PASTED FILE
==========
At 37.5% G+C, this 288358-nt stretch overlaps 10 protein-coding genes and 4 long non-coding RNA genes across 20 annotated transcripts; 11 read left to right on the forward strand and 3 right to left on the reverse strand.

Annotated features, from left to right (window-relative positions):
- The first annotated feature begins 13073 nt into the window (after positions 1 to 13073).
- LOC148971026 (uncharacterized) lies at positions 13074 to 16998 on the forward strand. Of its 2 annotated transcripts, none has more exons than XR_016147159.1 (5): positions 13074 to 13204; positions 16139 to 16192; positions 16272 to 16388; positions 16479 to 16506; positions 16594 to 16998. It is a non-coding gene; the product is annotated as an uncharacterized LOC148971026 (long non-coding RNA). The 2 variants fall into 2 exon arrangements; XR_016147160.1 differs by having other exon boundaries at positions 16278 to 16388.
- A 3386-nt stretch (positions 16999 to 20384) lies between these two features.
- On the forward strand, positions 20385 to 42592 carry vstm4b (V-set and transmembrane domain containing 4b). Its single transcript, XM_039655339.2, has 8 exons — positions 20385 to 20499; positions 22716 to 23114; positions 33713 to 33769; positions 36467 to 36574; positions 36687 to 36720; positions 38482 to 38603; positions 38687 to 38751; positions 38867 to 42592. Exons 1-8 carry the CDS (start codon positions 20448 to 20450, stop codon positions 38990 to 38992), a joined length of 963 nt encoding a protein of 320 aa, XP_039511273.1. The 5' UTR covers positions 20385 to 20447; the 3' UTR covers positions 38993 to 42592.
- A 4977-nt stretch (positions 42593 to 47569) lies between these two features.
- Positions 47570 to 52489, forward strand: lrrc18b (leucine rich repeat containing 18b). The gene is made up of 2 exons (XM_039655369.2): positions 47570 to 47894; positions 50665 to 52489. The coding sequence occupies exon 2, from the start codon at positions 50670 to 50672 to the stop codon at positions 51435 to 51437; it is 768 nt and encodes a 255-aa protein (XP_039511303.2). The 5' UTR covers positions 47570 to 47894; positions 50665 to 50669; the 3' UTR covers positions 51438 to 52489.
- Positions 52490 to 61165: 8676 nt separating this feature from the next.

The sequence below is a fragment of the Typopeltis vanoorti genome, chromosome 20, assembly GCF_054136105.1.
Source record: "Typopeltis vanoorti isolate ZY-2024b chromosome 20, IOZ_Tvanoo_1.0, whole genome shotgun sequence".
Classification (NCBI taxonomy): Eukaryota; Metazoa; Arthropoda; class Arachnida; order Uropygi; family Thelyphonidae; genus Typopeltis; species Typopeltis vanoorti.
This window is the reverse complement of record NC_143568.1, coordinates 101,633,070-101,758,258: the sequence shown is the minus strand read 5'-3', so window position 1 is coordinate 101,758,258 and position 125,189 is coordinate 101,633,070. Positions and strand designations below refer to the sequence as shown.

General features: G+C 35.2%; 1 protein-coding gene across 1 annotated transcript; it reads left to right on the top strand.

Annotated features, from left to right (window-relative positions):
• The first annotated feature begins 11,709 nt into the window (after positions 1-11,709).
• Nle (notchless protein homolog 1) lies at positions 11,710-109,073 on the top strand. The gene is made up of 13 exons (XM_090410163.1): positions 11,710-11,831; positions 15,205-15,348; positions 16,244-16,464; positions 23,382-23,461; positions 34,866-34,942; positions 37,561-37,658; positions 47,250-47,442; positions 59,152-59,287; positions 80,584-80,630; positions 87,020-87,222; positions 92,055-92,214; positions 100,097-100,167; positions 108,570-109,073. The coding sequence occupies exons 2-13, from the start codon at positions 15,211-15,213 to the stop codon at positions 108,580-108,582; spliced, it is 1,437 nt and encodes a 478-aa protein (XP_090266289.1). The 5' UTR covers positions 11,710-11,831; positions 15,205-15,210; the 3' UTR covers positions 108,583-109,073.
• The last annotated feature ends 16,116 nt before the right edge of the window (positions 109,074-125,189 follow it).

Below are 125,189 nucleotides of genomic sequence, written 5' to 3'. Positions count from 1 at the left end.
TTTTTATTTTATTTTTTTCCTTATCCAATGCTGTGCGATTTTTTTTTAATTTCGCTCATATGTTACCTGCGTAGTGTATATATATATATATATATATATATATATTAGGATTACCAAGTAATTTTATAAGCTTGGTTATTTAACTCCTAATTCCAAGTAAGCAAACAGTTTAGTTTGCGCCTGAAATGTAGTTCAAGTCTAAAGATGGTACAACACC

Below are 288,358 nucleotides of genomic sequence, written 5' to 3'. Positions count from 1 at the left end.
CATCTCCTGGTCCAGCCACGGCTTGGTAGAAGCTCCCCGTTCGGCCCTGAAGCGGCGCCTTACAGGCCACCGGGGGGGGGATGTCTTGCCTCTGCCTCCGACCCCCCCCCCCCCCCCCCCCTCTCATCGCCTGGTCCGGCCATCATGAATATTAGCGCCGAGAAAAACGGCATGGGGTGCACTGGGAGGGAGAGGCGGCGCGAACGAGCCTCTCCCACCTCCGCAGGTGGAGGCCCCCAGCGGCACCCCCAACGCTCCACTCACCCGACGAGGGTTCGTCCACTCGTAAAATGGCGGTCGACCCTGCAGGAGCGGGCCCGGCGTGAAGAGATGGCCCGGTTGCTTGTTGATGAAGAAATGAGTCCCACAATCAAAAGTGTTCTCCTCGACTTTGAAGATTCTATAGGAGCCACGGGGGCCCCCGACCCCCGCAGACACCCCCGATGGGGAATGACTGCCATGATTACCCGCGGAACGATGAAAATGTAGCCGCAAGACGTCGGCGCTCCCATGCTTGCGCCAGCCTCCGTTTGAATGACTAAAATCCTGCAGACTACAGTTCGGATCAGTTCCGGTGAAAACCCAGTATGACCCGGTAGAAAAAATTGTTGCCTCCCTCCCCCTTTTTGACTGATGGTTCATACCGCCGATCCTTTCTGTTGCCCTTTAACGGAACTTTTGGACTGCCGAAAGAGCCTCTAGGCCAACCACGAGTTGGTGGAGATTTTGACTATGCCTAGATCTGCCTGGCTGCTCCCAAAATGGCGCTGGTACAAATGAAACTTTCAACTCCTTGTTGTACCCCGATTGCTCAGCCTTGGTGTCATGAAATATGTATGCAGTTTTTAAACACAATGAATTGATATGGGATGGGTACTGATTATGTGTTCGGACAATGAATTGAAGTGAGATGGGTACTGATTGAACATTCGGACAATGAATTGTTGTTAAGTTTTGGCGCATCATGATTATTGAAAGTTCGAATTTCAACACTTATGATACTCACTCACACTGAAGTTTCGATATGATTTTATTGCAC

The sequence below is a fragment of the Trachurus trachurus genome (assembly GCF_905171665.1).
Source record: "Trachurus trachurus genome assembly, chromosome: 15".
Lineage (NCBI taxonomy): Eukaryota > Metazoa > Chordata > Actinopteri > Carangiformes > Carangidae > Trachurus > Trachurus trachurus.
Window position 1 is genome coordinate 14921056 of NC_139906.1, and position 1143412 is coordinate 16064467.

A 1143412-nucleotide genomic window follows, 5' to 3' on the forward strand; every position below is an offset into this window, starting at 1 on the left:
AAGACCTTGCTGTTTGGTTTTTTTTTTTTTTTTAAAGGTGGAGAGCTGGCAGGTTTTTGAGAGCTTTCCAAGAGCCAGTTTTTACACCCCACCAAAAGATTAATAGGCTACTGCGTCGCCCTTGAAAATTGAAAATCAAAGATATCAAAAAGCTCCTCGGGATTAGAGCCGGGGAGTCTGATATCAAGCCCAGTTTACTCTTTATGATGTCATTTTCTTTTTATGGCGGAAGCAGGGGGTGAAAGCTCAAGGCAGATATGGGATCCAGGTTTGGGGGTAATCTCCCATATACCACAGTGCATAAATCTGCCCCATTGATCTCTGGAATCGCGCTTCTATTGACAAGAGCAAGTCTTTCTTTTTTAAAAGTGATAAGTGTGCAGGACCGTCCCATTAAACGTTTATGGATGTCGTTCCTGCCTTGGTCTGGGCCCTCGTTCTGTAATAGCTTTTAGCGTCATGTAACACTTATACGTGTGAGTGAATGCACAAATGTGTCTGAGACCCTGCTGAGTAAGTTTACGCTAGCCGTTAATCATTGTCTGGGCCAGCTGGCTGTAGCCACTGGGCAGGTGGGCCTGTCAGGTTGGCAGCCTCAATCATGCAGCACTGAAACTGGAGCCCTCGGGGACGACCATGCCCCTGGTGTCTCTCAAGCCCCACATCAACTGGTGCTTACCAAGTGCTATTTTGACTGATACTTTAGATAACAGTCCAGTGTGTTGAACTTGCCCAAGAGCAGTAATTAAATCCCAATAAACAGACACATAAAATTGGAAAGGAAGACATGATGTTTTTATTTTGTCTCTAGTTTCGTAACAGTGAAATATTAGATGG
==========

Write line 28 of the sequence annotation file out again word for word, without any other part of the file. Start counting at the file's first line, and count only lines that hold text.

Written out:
AAGACCTTGCTGTTTGGTTTTTTTTTTTTTTTTAAAGGTGGAGAGCTGGCAGGTTTTTGAGAGCTTTCCAAGAGCCAGTTTTTACACCCCACCAAAAGATTAATAGGCTACTGCGTCGCCCTTGAAAATTGAAAATCAAAGATATCAAAAAGCTCCTCGGGATTAGAGCCGGGGAGTCTGATATCAAGCCCAGTTTACTCTTTATGATGTCATTTTCTTTTTATGGCGGAAGCAGGGGGTGAAAGCTCAAGGCAGATATGGGATCCAGGTTTGGGGGTAATCTCCCATATACCACAGTGCATAAATCTGCCCCATTGATCTCTGGAATCGCGCTTCTATTGACAAGAGCAAGTCTTTCTTTTTTAAAAGTGATAAGTGTGCAGGACCGTCCCATTAAACGTTTATGGATGTCGTTCCTGCCTTGGTCTGGGCCCTCGTTCTGTAATAGCTTTTAGCGTCATGTAACACTTATACGTGTGAGTGAATGCACAAATGTGTCTGAGACCCTGCTGAGTAAGTTTACGCTAGCCGTTAATCATTGTCTGGGCCAGCTGGCTGTAGCCACTGGGCAGGTGGGCCTGTCAGGTTGGCAGCCTCAATCATGCAGCACTGAAACTGGAGCCCTCGGGGACGACCATGCCCCTGGTGTCTCTCAAGCCCCACATCAACTGGTGCTTACCAAGTGCTATTTTGACTGATACTTTAGATAACAGTCCAGTGTGTTGAACTTGCCCAAGAGCAGTAATTAAATCCCAATAAACAGACACATAAAATTGGAAAGGAAGACATGATGTTTTTATTTTGTCTCTAGTTTCGTAACAGTGAAATATTAGATGG